Over the past decade growing numbers of students have undertaken research into the religious dimension of the recent history of the British Isles, and in doing so have expanded its agenda away from the traditional focus on the history of doctrine and ecclesiastical institutions.
Callum Browns excellent book on the historical origins and contemporary significance of Up-helly-aa, Shetlands winter fire festival, has recently won The Frank Watson Prize awarded by the University of Guelph, Canada, for being the best book of its year on Scottish history and no comment here will detract in any way from that impressive achievement; superlatives come to the
As David Nash correctly observes in the opening sentence of his stimulating study of the history of blasphemy in modern Britain, 'In modern British society each successive generation complacently congratulates itself that blasphemy is a curious and even fascinating anachronism.' Yet each generation, including our own, is apt to discover that, far from
Despite a certain academic heaviness, with no fewer than fifty-seven pages of notes, bibliography and index, and despite an occasionally disagreeable academic vocabulary, of which more anon, this book has a pleasantly simple knock-down argument, that Christianity in Britain enjoyed a long nineteenth century of prosperity, between 1800 and 1960, and only began to go into terminal decline in the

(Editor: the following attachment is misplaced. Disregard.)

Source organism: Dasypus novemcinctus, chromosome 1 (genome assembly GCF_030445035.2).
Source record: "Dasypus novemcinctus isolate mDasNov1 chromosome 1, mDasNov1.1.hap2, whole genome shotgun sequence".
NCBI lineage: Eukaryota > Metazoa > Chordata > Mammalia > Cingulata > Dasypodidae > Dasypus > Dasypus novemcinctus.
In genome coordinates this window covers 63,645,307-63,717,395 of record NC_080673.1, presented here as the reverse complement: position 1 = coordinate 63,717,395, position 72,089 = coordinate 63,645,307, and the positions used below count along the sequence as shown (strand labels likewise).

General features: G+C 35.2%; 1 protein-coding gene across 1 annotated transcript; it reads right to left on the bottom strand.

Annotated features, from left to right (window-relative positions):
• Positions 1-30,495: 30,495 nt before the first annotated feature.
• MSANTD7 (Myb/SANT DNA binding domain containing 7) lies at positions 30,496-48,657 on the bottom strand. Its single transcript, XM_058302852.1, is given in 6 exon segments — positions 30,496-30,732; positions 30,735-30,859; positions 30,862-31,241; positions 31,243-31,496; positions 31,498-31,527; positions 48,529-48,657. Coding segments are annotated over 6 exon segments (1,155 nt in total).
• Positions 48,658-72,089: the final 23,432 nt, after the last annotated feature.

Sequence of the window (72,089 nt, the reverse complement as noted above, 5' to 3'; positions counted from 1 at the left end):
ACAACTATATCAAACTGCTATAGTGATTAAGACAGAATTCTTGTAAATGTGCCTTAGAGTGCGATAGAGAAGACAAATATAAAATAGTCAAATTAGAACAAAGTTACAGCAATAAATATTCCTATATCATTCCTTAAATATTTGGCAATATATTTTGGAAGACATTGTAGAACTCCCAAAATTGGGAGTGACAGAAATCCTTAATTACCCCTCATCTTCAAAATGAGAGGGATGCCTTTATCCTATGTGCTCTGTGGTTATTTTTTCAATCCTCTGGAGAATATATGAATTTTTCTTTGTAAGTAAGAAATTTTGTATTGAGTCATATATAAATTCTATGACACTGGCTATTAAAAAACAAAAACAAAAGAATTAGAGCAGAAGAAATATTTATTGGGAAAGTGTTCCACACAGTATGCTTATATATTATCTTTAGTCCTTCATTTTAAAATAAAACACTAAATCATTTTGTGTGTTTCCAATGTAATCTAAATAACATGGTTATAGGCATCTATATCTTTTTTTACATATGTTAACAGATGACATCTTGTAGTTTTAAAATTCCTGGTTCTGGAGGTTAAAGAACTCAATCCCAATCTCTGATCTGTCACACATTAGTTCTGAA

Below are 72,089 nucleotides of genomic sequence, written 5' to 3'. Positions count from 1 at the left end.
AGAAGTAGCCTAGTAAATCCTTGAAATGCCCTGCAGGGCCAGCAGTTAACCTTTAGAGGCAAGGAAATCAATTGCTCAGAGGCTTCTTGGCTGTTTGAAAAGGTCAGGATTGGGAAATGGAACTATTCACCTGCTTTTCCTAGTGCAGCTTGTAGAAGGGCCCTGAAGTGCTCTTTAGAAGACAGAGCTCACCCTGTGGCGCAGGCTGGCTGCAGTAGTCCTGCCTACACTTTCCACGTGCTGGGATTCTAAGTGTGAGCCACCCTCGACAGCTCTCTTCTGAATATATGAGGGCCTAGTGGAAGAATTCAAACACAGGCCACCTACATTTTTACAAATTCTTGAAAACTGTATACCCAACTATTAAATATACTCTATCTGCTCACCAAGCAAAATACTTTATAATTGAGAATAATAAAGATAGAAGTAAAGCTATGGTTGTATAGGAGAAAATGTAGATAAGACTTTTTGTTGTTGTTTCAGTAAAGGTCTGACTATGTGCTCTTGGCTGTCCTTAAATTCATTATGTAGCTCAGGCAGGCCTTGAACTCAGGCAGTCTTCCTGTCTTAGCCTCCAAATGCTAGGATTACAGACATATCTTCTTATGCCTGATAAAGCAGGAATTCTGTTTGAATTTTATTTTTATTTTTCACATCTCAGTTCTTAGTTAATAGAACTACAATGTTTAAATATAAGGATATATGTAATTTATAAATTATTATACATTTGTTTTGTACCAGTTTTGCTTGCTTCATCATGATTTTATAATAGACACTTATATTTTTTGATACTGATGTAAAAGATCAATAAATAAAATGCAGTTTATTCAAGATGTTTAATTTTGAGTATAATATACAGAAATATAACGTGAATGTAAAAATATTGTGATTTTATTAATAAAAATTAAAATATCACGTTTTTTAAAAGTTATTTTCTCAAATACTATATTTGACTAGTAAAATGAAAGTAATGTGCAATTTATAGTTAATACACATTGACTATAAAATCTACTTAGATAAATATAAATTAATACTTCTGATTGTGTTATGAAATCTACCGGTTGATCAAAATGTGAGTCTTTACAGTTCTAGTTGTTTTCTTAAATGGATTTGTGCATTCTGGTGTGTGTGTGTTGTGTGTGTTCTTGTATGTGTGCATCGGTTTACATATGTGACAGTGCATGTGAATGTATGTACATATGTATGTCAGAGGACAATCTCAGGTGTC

For the first fifteen years after the end of the Second World War, the Nazi persecution and mass murder of the Jews of Europe was rarely the subject of public debate or historical analysis. Only after the Eichmann trial did the term ‘Holocaust’ gain widespread acceptance.
Paul Bew has made an extraordinary contribution to Irish historiography over the past 30 years. With Peter Gibbon and Henry Patterson he co-authored a landmark study, The State in Northern Ireland (1979).
The 1960s, it seems, are always with us. The media weakness for anniversaries and the broadcast time afforded by digital television issued last year in a series of programmes on BBC4 concerning the double anniversary of the Wolfenden Report (1957) and the consequent Sexual Offences Act (1967).
Having extensively written on radical republicanism in 20th-century Ireland, Richard English approaches the subject of Irish nationalism with expertise.
This study by Callum Brown, Professor of Religious and Cultural History at the University of Dundee, forms part of a larger series of general survey volumes entitled ‘Religion, Politics and Society in Britain’ under the general editorship of Keith Robbins.
Anglo-Jewish history is a growing and arguably important field within the mainstream of British history, although probably much more for what never happened than for what did. The Jews were present in numbers in Medieval England, as money-lenders and tax collectors. The violent and tragic history of this community, and their expulsion in 1290, are well-known.